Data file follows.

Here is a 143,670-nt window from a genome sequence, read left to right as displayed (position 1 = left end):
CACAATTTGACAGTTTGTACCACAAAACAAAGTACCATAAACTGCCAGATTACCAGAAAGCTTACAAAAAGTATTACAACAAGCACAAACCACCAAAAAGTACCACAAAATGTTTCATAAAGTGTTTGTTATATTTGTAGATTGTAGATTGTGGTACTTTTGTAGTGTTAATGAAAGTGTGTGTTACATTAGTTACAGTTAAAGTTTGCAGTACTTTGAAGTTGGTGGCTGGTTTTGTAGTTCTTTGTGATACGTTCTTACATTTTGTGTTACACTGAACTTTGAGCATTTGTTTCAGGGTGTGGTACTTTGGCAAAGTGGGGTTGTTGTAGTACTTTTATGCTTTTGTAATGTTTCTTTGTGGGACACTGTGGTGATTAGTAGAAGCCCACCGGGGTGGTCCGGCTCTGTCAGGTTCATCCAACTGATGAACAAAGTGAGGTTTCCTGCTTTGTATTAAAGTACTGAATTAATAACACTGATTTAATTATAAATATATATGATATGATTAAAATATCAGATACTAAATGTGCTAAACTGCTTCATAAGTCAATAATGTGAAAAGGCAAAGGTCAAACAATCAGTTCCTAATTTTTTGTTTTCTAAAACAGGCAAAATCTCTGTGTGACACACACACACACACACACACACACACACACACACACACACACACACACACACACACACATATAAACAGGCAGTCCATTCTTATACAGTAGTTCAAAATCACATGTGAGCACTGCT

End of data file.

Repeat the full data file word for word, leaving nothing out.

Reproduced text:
Here is a 143,670-nt window from a genome sequence, read left to right as displayed (position 1 = left end):
CACAATTTGACAGTTTGTACCACAAAACAAAGTACCATAAACTGCCAGATTACCAGAAAGCTTACAAAAAGTATTACAACAAGCACAAACCACCAAAAAGTACCACAAAATGTTTCATAAAGTGTTTGTTATATTTGTAGATTGTAGATTGTGGTACTTTTGTAGTGTTAATGAAAGTGTGTGTTACATTAGTTACAGTTAAAGTTTGCAGTACTTTGAAGTTGGTGGCTGGTTTTGTAGTTCTTTGTGATACGTTCTTACATTTTGTGTTACACTGAACTTTGAGCATTTGTTTCAGGGTGTGGTACTTTGGCAAAGTGGGGTTGTTGTAGTACTTTTATGCTTTTGTAATGTTTCTTTGTGGGACACTGTGGTGATTAGTAGAAGCCCACCGGGGTGGTCCGGCTCTGTCAGGTTCATCCAACTGATGAACAAAGTGAGGTTTCCTGCTTTGTATTAAAGTACTGAATTAATAACACTGATTTAATTATAAATATATATGATATGATTAAAATATCAGATACTAAATGTGCTAAACTGCTTCATAAGTCAATAATGTGAAAAGGCAAAGGTCAAACAATCAGTTCCTAATTTTTTGTTTTCTAAAACAGGCAAAATCTCTGTGTGACACACACACACACACACACACACACACACACACACACACACACACACACACACACACACATATAAACAGGCAGTCCATTCTTATACAGTAGTTCAAAATCACATGTGAGCACTGCT